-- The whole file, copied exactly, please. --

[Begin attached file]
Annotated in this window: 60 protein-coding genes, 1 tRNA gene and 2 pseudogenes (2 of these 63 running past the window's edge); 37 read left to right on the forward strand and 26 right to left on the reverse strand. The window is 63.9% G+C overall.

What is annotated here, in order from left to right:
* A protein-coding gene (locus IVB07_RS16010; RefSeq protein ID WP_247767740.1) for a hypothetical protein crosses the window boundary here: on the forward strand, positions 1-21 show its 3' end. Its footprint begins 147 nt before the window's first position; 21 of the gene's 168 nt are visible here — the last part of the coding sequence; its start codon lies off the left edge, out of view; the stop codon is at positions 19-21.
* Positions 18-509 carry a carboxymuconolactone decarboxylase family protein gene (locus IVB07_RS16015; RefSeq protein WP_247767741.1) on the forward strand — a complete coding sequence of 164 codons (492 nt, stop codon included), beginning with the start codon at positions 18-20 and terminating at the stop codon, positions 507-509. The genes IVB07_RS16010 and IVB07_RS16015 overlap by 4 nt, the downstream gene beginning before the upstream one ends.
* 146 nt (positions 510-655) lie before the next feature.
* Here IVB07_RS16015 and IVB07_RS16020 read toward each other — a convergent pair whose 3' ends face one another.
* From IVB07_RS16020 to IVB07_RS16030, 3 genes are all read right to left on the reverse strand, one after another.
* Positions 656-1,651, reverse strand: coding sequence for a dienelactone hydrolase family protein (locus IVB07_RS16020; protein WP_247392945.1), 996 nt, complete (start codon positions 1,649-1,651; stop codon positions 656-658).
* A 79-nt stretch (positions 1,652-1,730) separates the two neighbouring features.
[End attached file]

Annotated in this window: 60 protein-coding genes, 1 tRNA gene and 2 pseudogenes (2 of these 63 running past the window's edge); 37 read left to right on the forward strand and 26 right to left on the reverse strand. The window is 63.9% G+C overall.

What is annotated here, in order from left to right:
* A protein-coding gene (locus IVB07_RS16010; RefSeq protein ID WP_247767740.1) for a hypothetical protein crosses the window boundary here: on the forward strand, positions 1-21 show its 3' end. Its footprint begins 147 nt before the window's first position; 21 of the gene's 168 nt are visible here — the last part of the coding sequence; its start codon lies off the left edge, out of view; the stop codon is at positions 19-21.
* Positions 18-509 carry a carboxymuconolactone decarboxylase family protein gene (locus IVB07_RS16015; RefSeq protein WP_247767741.1) on the forward strand — a complete coding sequence of 164 codons (492 nt, stop codon included), beginning with the start codon at positions 18-20 and terminating at the stop codon, positions 507-509. The genes IVB07_RS16010 and IVB07_RS16015 overlap by 4 nt, the downstream gene beginning before the upstream one ends.
* 146 nt (positions 510-655) lie before the next feature.
* Here IVB07_RS16015 and IVB07_RS16020 read toward each other — a convergent pair whose 3' ends face one another.
* From IVB07_RS16020 to IVB07_RS16030, 3 genes are all read right to left on the reverse strand, one after another.
* Positions 656-1,651, reverse strand: coding sequence for a dienelactone hydrolase family protein (locus IVB07_RS16020; protein WP_247392945.1), 996 nt, complete (start codon positions 1,649-1,651; stop codon positions 656-658).
* A 79-nt stretch (positions 1,652-1,730) separates the two neighbouring features.